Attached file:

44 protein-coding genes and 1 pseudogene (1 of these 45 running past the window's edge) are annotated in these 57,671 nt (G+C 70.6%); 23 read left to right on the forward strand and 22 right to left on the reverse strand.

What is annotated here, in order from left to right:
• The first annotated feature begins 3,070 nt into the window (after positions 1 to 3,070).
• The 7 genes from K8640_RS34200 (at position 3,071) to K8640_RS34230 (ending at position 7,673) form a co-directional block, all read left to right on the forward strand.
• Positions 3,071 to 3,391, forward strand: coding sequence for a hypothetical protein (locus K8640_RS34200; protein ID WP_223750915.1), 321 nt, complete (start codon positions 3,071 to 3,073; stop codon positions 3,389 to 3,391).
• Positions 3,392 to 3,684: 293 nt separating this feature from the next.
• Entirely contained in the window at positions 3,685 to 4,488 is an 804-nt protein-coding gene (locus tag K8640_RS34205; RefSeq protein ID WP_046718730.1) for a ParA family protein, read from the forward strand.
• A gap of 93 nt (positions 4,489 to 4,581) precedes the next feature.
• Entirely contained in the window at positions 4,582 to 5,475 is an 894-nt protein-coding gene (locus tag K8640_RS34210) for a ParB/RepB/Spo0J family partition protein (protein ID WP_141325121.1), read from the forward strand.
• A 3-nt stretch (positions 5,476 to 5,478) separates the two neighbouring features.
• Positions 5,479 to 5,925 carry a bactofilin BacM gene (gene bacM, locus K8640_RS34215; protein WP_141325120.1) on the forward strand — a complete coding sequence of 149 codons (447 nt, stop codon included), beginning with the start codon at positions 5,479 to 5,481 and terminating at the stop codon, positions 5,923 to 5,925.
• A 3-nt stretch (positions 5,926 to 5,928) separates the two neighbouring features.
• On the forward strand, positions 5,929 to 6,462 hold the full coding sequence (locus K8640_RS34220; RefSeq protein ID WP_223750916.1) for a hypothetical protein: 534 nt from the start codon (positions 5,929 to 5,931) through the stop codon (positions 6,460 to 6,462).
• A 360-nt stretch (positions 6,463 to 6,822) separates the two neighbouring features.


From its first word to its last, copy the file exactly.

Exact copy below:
44 protein-coding genes and 1 pseudogene (1 of these 45 running past the window's edge) are annotated in these 57,671 nt (G+C 70.6%); 23 read left to right on the forward strand and 22 right to left on the reverse strand.

What is annotated here, in order from left to right:
• The first annotated feature begins 3,070 nt into the window (after positions 1 to 3,070).
• The 7 genes from K8640_RS34200 (at position 3,071) to K8640_RS34230 (ending at position 7,673) form a co-directional block, all read left to right on the forward strand.
• Positions 3,071 to 3,391, forward strand: coding sequence for a hypothetical protein (locus K8640_RS34200; protein ID WP_223750915.1), 321 nt, complete (start codon positions 3,071 to 3,073; stop codon positions 3,389 to 3,391).
• Positions 3,392 to 3,684: 293 nt separating this feature from the next.
• Entirely contained in the window at positions 3,685 to 4,488 is an 804-nt protein-coding gene (locus tag K8640_RS34205; RefSeq protein ID WP_046718730.1) for a ParA family protein, read from the forward strand.
• A gap of 93 nt (positions 4,489 to 4,581) precedes the next feature.
• Entirely contained in the window at positions 4,582 to 5,475 is an 894-nt protein-coding gene (locus tag K8640_RS34210) for a ParB/RepB/Spo0J family partition protein (protein ID WP_141325121.1), read from the forward strand.
• A 3-nt stretch (positions 5,476 to 5,478) separates the two neighbouring features.
• Positions 5,479 to 5,925 carry a bactofilin BacM gene (gene bacM, locus K8640_RS34215; protein WP_141325120.1) on the forward strand — a complete coding sequence of 149 codons (447 nt, stop codon included), beginning with the start codon at positions 5,479 to 5,481 and terminating at the stop codon, positions 5,923 to 5,925.
• A 3-nt stretch (positions 5,926 to 5,928) separates the two neighbouring features.
• On the forward strand, positions 5,929 to 6,462 hold the full coding sequence (locus K8640_RS34220; RefSeq protein ID WP_223750916.1) for a hypothetical protein: 534 nt from the start codon (positions 5,929 to 5,931) through the stop codon (positions 6,460 to 6,462).
• A 360-nt stretch (positions 6,463 to 6,822) separates the two neighbouring features.